Eco-tourism for sea otters
Eco-tourism, particularly focused on sea otters, has increased in the past 20 years (Groc, 2018). This could translate to a 7.4% increase in tourists and an estimated $9.5 million per year in potential revenue for tourism operators (Groc, 2018). To date, tourists have spent a total of about $42 million for the privilege of seeing the otters raft and play (Gregr et al., 2020). However, efforts also should be made to encourage Indigenous communities as stewards for sea otter preservation. This may be difficult given that a whole generation has watched their shellfish stocks decline when sea otters were reintroduced (Groc, 2018).
Indigenous Shared Learning about sea otters
In fact, Anne Salomon, a socio-ecological systems researcher at Simon Fraser University in 2014 organized workshops bringing together archaeologists, scientists, leaders and representatives from 19 First Nations across British Columbia and Alaska to discuss otter, shellfish, kelp and human interactions. Together, they brainstormed coexistent solutions such as valuing indigenous knowledge, increasing indigenous authority and governance, and shared learning between indigenous communities around resource decision-making (Ogden, 2020).
In summary, kelp forests and sea otters are closely intertwined. Although colonial reintroduction of sea otters has resulted in regrowth of kelp forests and the ecosystems they support, the trade-off is the decline of sea urchin, Dungeness crab and geoduck fisheries. Despite this, there could be gain economically from rockfish fishery, eco-tourism and carbon sequestration. Furthermore, there must be recognition of the importance of the First Nations who have lived alongside otters for millennia and are threads intertwined into the rich fabric of Pacific coastal ecosystems.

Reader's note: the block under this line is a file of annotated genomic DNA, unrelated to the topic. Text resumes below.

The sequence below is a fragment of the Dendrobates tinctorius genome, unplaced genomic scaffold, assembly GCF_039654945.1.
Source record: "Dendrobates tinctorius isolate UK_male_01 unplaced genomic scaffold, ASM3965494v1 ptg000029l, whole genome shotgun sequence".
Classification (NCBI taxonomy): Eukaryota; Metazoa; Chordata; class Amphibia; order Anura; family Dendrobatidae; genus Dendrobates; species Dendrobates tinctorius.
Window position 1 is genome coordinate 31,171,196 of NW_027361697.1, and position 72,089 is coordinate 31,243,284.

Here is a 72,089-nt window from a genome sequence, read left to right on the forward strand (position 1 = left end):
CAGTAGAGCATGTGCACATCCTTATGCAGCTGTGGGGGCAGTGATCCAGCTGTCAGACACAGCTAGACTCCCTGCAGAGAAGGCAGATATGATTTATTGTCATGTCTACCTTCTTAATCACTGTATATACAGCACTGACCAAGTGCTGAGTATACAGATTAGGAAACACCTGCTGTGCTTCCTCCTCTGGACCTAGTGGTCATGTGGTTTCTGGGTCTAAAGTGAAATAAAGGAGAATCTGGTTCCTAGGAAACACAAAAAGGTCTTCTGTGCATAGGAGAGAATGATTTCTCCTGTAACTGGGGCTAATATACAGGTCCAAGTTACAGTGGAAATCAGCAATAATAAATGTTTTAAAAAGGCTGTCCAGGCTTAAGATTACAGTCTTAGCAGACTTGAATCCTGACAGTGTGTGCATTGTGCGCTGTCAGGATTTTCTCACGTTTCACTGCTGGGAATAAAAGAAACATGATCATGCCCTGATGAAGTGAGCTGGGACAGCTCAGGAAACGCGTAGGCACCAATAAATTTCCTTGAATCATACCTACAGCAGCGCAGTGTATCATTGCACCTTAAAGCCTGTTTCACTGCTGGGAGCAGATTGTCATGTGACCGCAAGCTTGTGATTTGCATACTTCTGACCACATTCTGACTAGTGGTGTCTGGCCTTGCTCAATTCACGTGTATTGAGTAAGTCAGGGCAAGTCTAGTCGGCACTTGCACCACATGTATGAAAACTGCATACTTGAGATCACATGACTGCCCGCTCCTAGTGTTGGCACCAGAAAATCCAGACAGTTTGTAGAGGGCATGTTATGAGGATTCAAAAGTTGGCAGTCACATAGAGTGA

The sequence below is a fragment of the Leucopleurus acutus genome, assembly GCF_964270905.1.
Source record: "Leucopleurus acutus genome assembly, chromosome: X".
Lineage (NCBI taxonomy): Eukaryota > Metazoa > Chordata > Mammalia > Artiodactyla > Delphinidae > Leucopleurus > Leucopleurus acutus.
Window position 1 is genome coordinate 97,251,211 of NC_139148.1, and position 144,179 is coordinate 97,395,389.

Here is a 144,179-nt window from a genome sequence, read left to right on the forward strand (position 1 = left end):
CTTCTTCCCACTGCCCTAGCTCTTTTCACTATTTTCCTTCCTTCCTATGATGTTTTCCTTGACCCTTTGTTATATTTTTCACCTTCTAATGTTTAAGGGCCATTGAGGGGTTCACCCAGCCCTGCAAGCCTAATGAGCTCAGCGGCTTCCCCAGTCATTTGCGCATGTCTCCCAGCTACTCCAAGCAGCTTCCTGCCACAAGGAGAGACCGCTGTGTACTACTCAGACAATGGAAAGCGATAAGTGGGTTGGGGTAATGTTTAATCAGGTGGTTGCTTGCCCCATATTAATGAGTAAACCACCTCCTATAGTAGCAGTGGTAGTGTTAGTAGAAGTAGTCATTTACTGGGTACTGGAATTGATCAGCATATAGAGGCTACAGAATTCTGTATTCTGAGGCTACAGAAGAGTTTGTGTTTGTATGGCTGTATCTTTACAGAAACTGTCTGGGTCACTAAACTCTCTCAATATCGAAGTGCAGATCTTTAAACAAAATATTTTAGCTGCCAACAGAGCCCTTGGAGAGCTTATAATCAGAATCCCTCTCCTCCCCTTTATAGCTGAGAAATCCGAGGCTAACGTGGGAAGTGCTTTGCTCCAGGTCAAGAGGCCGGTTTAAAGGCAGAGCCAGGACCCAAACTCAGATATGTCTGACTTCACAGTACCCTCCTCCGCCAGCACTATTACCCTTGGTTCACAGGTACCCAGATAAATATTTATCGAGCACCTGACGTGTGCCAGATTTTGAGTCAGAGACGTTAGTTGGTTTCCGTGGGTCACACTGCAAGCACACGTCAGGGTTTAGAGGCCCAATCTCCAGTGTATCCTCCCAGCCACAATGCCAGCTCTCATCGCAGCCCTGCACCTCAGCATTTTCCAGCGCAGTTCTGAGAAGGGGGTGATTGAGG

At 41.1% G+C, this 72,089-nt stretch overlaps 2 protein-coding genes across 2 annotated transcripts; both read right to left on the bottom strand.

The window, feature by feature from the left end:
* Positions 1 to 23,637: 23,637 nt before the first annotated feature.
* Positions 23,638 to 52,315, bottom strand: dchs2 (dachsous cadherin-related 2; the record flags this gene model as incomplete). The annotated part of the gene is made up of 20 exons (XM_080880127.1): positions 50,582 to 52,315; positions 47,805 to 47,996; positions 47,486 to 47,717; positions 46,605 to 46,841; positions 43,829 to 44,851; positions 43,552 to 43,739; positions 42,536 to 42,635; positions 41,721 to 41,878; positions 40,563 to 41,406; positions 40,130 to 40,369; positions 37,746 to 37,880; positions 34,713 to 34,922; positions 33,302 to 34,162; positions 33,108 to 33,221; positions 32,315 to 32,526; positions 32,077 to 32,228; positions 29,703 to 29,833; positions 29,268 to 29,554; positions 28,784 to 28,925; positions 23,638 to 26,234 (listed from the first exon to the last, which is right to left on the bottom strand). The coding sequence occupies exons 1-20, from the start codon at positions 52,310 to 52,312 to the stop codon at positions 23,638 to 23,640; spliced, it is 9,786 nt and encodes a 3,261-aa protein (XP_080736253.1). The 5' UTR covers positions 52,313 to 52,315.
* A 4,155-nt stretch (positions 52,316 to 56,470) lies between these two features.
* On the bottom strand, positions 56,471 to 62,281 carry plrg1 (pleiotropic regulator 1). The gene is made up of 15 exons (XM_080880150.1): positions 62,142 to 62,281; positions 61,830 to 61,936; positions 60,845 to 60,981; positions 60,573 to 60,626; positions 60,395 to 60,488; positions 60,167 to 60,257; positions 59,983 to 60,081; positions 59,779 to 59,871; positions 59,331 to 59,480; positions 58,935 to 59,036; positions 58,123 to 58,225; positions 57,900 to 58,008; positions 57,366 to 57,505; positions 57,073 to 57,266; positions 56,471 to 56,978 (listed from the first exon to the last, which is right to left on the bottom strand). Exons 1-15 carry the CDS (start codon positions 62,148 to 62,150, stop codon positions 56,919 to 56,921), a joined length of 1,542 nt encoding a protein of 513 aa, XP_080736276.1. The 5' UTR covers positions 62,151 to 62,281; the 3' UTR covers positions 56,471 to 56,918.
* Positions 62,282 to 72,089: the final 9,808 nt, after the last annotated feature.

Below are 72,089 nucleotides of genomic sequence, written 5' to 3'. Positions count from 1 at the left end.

Gregr, E.; Villy, C.; Nichol, L.; Martone, R.; Markel, R.; Watson, J.; Harley, C.; Pakhomov, E.; Shurin, J.; Chan, K. (June 12, 2020). Cascading social-ecological costs and benefits triggered by a recovering keystone predator. Science,368: 1243-1247. DOI: 10.1126/science.aay5342
Gregr, E. (Aug. 2016). Sea Otters, Kelp Forests, and Ecosystems: modelling habitats, uncertainties, and trade-offs. Doctor of Philosophy dissertation in UBC Dept. of Postdoctoral studies.
Groc, I. Visit Sea Otter Country (June 8, 2018). BC Magazine. Retrieved on 2018/07/05 from https://www.bcmag.ca/visit-sea-otter-country/
Markel RW (2006). Sea otter and Kelp Forest Recovery: implications for nearshore ecosystems, fishes and fisheries. Vancouver, British Columbia: Parks Canada. Report no. 5P429‐05‐007
Ogen, D. ( Aug. 2020). The Sea Otter Rescue Plan that Worked too Well. BBC Future Planet [online]. Retrieved 2020-12-23 from https://www.bbc.com/future/article/20200818-the-canadian-sea-otter-rescue-plan-that-worked-too-well
Watson, J. and Estes, J. A. (2011). Stability, Resilience, and Phase Shifts in Rocky Subtidal Communities along the West Coast of Vancouver Island, Canada. Ecological Monographs, 81: 215-239. doi:10.1890/10-0262.1